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Updated: October 3, 2022 shop talk

Q&A: Solvus Global aims to solve the world’s problems

Photo | Erika Sidor Sean Kelly

Newlywed Sean Kelly co-founded Solvus Global with Aaron Birt to research solutions to problems plaguing the business world, by spinning off companies addressing those specific needs. Fresh off spinning out that first company, Solvus has nearly doubled its employee base as the company aims to tackle the big-picture issues impacting humankind. 

How has the company grown in the last year?

In terms of personnel, we’ve grown from 30-35 employees at the end of 2021 to having 55 employees today. Our programs through our government funding and our business model are coming to fruition. We are looking to spin out companies into stand-alone entities.

How do you start those spinoff companies?

We call them wells of opportunity that are under the Solvus umbrella. We start with Solvus doing research on a concept, checking the viability of both the research and its ability to stand on its own from a business standpoint. We then start them as standalone companies.

We just officially executed our first spinoff company, Valis. That is our recycling technology, where the goal is to make scrap metal recyclers as much profit as possible. Another two to three more spinoff companies are coming in 2023, with divisions like Mammoth Metalworks, which has to do with large-scale metal additive manufacturing, and Apex, which is our manufacturing intelligence software.

Sean Kelly bio box

Why is Solvus organized like this?

That is the business model. We want to identify pressing problems that need solving, and we pay for that by liquidating our spinoff companies.

Right now, we have primarily been funded by the U.S. Department of Defense, but the plan is for us to liquidate the spinoff companies and then fund further research using that money. We will liquidate companies through mergers and acquisitions, IPOs, and outright sales.

The founders of Solvus retain an equity stake in the spinoff companies, and a big piece of our model for our employees is our incentive structure. Employees and shareholders inside the Solvus system benefit from the new companies.

We are aiming to average two or three spinoffs per year within the next two to four years, once we are moving along that process efficiently.

How do you identify problems that need Solvus research?

Water purification, food scarcity, world hunger; these are the things we dreamt about going after when Solvus was first started.

The National Academy of Engineering has a list of Grand Engineering Challenges for the 21st Century, which has issues like making solar power economical, reverse engineering the brain, and providing access to clean water. I wouldn't be surprised if we could try to tackle the majority of those issues. Those are a bit of a North Star for us.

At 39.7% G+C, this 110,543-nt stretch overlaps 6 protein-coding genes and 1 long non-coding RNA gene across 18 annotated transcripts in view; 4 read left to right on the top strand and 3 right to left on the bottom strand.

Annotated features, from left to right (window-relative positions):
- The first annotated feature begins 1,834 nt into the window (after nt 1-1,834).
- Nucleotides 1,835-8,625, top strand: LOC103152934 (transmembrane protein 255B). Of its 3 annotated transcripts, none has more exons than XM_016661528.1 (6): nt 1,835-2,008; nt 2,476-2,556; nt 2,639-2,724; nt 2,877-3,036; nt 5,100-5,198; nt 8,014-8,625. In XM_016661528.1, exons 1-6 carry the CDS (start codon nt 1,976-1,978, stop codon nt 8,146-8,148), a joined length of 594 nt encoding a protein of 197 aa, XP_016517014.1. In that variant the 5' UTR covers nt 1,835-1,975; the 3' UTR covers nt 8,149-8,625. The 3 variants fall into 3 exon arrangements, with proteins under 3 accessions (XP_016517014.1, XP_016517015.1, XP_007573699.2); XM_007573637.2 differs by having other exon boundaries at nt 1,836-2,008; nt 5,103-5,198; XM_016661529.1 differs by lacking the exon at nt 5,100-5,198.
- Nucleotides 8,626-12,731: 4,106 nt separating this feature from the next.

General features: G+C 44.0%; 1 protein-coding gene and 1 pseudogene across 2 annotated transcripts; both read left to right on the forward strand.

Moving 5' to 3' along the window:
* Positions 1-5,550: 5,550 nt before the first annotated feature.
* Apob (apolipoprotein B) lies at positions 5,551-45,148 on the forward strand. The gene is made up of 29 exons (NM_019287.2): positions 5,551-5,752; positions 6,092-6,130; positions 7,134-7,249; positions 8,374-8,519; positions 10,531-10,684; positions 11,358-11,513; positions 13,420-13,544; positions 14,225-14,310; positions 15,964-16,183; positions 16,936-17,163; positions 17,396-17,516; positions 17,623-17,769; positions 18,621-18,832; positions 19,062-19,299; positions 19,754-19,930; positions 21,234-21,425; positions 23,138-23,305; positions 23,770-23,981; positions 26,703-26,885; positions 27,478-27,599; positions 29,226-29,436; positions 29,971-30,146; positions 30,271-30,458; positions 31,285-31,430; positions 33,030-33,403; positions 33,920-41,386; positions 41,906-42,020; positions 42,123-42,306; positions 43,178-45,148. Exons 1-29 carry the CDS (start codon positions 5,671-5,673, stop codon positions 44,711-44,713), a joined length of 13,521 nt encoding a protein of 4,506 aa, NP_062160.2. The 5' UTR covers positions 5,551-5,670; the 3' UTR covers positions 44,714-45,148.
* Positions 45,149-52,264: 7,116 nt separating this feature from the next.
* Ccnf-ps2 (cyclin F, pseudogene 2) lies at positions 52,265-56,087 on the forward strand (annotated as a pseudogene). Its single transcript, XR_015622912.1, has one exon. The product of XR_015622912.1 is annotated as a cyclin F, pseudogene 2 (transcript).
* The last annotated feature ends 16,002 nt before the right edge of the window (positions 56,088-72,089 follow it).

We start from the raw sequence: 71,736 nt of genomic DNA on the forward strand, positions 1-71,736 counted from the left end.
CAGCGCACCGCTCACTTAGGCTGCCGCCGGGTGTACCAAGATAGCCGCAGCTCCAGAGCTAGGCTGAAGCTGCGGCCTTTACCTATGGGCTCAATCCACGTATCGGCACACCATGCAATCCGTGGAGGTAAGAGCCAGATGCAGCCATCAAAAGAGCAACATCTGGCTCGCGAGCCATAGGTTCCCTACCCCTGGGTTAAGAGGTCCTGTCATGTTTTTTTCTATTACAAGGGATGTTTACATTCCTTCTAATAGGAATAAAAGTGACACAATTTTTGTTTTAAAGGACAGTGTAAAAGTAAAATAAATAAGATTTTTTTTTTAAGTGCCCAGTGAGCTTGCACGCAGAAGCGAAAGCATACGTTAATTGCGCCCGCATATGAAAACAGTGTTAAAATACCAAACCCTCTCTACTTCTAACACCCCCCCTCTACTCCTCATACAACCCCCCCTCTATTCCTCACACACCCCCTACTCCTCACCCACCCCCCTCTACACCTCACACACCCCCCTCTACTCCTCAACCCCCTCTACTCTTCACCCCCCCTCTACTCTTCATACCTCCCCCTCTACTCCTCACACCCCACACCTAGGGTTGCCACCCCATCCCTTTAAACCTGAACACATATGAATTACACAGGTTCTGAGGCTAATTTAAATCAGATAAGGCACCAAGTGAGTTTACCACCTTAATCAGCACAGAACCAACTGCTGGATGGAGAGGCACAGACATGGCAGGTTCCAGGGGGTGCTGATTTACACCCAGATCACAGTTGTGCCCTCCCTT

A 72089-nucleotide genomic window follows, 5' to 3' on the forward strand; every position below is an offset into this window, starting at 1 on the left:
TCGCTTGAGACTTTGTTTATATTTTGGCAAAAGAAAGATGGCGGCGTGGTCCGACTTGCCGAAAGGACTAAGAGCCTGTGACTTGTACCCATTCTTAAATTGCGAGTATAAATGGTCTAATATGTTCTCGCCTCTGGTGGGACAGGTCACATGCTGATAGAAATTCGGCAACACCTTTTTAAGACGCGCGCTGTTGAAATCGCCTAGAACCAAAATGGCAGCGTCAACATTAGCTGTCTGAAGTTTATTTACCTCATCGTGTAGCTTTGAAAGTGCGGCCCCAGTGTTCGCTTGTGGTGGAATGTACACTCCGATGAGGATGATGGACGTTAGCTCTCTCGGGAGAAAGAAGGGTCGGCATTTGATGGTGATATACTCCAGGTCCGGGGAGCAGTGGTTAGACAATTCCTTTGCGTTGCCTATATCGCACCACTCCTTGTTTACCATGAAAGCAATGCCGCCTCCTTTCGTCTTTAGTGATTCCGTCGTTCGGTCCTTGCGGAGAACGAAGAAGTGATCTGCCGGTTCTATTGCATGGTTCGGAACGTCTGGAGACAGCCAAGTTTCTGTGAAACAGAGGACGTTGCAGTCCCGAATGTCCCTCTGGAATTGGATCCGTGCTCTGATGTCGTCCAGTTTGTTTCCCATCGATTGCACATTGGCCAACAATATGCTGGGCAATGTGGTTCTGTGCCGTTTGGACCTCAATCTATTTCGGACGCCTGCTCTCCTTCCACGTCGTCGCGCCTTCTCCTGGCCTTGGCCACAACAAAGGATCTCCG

A major push right now is getting into technologies that address climate change, not just clean energy but making the way we do things more environmentally friendly. We’re looking at developing materials in a more sustainable way and addressing process inefficiencies.

Sounds like you have some big ideas.

Aaron wants to develop ways to mine asteroids for materials.

Are you able to find all the staff you need?

We see the sweet spot with Solvus to be right around 100 employees. By the end of 2022, we hope to be between 65 and 75.

You can’t just post every position to Indeed or those general job boards. You need to take advantage of the local talent pool, and we rely on the universities like Worcester Polytechnic Institute and Quinsigamond Community College and even the local technical schools.

We try to touch base with applicants very quickly. We want to make sure we open up the conversation early, as we know they’ll probably be contacted by other employers. We’ve been lucky with the hires we made, as they have a high talent level.

Everything at Solvus starts with the team. We start with bringing on great people first. Our business model and our goals as a company are efforts that take more than two to three brains working on everything. Having people buy in on the ultimate model will be key to our success.

And I heard you just got married.

Yep! We got married on Oct. 1. We’ve been planning it for a while, but the few weeks leading up to the wedding were crazy.

I met my bride, Ashlynn Petersen, while she was working at a bar in Worcester, and I was waiting for my takeout lunch to be ready across the street. We started talking, and it grew into this awesome relationship.

She’s very patient with all things Solvus, and I wanted to give her all the support she needed to make our special day particularly memorable and special for her.

This interview was conducted and edited for length and clarity by WBJ editor Brad Kane.

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